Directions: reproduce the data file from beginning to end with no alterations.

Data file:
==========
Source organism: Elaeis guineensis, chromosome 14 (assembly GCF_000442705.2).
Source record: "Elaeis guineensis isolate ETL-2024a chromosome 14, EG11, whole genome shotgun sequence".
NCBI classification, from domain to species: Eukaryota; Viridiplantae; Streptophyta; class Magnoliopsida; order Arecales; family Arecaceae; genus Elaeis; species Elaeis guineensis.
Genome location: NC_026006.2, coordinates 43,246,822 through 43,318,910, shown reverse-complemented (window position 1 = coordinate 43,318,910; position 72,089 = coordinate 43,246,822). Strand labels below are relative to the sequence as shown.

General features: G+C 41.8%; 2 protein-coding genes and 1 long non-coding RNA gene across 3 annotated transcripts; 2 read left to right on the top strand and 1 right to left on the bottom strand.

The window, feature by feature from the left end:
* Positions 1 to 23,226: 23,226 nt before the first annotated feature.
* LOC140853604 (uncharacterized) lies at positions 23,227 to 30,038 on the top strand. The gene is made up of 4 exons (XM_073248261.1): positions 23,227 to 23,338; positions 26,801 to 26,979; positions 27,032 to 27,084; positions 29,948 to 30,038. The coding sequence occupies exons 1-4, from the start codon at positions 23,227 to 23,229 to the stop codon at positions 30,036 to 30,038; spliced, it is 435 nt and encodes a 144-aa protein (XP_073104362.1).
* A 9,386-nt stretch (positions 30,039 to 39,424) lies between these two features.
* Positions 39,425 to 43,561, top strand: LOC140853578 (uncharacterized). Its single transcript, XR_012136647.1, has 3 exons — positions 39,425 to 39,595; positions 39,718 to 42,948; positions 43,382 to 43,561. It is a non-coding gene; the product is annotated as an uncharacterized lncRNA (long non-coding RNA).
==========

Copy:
Source organism: Elaeis guineensis, chromosome 14 (assembly GCF_000442705.2).
Source record: "Elaeis guineensis isolate ETL-2024a chromosome 14, EG11, whole genome shotgun sequence".
NCBI classification, from domain to species: Eukaryota; Viridiplantae; Streptophyta; class Magnoliopsida; order Arecales; family Arecaceae; genus Elaeis; species Elaeis guineensis.
Genome location: NC_026006.2, coordinates 43,246,822 through 43,318,910, shown reverse-complemented (window position 1 = coordinate 43,318,910; position 72,089 = coordinate 43,246,822). Strand labels below are relative to the sequence as shown.

General features: G+C 41.8%; 2 protein-coding genes and 1 long non-coding RNA gene across 3 annotated transcripts; 2 read left to right on the top strand and 1 right to left on the bottom strand.

The window, feature by feature from the left end:
* Positions 1 to 23,226: 23,226 nt before the first annotated feature.
* LOC140853604 (uncharacterized) lies at positions 23,227 to 30,038 on the top strand. The gene is made up of 4 exons (XM_073248261.1): positions 23,227 to 23,338; positions 26,801 to 26,979; positions 27,032 to 27,084; positions 29,948 to 30,038. The coding sequence occupies exons 1-4, from the start codon at positions 23,227 to 23,229 to the stop codon at positions 30,036 to 30,038; spliced, it is 435 nt and encodes a 144-aa protein (XP_073104362.1).
* A 9,386-nt stretch (positions 30,039 to 39,424) lies between these two features.
* Positions 39,425 to 43,561, top strand: LOC140853578 (uncharacterized). Its single transcript, XR_012136647.1, has 3 exons — positions 39,425 to 39,595; positions 39,718 to 42,948; positions 43,382 to 43,561. It is a non-coding gene; the product is annotated as an uncharacterized lncRNA (long non-coding RNA).